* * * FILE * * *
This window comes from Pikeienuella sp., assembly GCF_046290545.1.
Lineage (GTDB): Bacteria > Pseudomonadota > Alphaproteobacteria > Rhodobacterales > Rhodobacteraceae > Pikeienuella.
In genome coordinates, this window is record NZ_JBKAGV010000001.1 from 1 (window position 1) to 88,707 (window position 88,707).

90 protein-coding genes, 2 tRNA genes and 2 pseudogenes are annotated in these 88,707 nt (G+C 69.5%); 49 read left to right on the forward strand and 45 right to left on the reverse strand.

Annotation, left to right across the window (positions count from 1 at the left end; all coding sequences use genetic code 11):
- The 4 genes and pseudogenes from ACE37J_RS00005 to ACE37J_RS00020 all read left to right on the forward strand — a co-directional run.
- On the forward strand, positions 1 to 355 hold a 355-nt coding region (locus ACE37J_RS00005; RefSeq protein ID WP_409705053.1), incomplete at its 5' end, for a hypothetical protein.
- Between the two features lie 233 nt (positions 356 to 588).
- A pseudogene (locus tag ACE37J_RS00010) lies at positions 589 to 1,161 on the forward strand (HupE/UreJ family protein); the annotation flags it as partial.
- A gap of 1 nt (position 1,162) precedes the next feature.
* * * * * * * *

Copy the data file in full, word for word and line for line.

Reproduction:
This window comes from Pikeienuella sp., assembly GCF_046290545.1.
Lineage (GTDB): Bacteria > Pseudomonadota > Alphaproteobacteria > Rhodobacterales > Rhodobacteraceae > Pikeienuella.
In genome coordinates, this window is record NZ_JBKAGV010000001.1 from 1 (window position 1) to 88,707 (window position 88,707).

90 protein-coding genes, 2 tRNA genes and 2 pseudogenes are annotated in these 88,707 nt (G+C 69.5%); 49 read left to right on the forward strand and 45 right to left on the reverse strand.

Annotation, left to right across the window (positions count from 1 at the left end; all coding sequences use genetic code 11):
- The 4 genes and pseudogenes from ACE37J_RS00005 to ACE37J_RS00020 all read left to right on the forward strand — a co-directional run.
- On the forward strand, positions 1 to 355 hold a 355-nt coding region (locus ACE37J_RS00005; RefSeq protein ID WP_409705053.1), incomplete at its 5' end, for a hypothetical protein.
- Between the two features lie 233 nt (positions 356 to 588).
- A pseudogene (locus tag ACE37J_RS00010) lies at positions 589 to 1,161 on the forward strand (HupE/UreJ family protein); the annotation flags it as partial.
- A gap of 1 nt (position 1,162) precedes the next feature.